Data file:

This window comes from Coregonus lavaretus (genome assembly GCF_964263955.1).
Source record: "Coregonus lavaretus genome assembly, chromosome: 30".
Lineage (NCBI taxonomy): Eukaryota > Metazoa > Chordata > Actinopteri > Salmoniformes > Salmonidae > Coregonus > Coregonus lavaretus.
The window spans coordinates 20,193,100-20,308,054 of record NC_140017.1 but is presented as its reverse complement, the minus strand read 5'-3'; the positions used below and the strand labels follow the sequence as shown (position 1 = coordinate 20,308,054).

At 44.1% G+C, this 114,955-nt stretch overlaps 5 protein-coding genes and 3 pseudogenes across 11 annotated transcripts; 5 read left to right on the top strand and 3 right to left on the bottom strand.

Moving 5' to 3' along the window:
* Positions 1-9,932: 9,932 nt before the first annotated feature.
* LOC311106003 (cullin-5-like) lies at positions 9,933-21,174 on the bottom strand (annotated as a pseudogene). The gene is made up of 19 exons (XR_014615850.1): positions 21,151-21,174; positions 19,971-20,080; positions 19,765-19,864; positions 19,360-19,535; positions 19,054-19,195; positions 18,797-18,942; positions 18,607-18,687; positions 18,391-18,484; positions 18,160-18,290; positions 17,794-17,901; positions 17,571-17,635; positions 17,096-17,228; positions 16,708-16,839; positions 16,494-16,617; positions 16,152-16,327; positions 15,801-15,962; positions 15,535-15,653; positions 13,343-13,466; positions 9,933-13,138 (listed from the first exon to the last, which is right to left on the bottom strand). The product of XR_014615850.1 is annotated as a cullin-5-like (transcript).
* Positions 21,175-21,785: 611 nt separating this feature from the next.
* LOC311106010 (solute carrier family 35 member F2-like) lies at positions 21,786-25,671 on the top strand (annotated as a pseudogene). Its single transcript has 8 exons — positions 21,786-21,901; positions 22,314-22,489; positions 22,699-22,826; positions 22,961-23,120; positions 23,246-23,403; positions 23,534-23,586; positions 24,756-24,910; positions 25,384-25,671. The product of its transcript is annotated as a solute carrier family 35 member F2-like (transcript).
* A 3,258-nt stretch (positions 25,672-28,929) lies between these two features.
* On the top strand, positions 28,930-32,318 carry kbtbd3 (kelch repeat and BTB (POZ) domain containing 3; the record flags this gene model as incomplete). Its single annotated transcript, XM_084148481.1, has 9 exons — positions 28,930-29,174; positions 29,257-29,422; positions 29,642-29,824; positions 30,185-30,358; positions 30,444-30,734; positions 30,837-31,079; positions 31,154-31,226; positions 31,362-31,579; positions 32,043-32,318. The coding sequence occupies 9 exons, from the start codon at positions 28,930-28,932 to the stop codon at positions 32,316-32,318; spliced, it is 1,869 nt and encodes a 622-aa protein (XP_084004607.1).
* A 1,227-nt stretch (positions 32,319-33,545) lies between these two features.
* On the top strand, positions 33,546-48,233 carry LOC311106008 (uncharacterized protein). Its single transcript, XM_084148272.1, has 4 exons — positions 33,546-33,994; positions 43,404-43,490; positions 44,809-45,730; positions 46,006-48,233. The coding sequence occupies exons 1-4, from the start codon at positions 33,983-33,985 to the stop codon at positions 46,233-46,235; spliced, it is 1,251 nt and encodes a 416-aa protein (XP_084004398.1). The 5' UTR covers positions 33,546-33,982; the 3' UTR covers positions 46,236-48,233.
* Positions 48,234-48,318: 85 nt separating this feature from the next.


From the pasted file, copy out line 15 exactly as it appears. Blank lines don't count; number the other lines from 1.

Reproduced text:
* Positions 48,234-48,318: 85 nt separating this feature from the next.